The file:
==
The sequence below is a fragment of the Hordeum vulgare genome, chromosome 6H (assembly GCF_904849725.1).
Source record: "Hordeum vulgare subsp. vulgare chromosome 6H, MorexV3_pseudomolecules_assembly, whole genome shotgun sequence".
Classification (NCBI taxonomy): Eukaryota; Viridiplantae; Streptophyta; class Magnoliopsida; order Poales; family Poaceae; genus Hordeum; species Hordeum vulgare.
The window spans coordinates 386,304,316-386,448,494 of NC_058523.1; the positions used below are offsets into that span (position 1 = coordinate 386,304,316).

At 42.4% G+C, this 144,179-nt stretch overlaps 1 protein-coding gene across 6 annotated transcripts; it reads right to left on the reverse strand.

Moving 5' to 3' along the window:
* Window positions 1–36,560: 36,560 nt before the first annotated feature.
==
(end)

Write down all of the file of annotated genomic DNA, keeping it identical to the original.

The sequence below is a fragment of the Hordeum vulgare genome, chromosome 6H (assembly GCF_904849725.1).
Source record: "Hordeum vulgare subsp. vulgare chromosome 6H, MorexV3_pseudomolecules_assembly, whole genome shotgun sequence".
Classification (NCBI taxonomy): Eukaryota; Viridiplantae; Streptophyta; class Magnoliopsida; order Poales; family Poaceae; genus Hordeum; species Hordeum vulgare.
The window spans coordinates 386,304,316-386,448,494 of NC_058523.1; the positions used below are offsets into that span (position 1 = coordinate 386,304,316).

At 42.4% G+C, this 144,179-nt stretch overlaps 1 protein-coding gene across 6 annotated transcripts; it reads right to left on the reverse strand.

Moving 5' to 3' along the window:
* Window positions 1–36,560: 36,560 nt before the first annotated feature.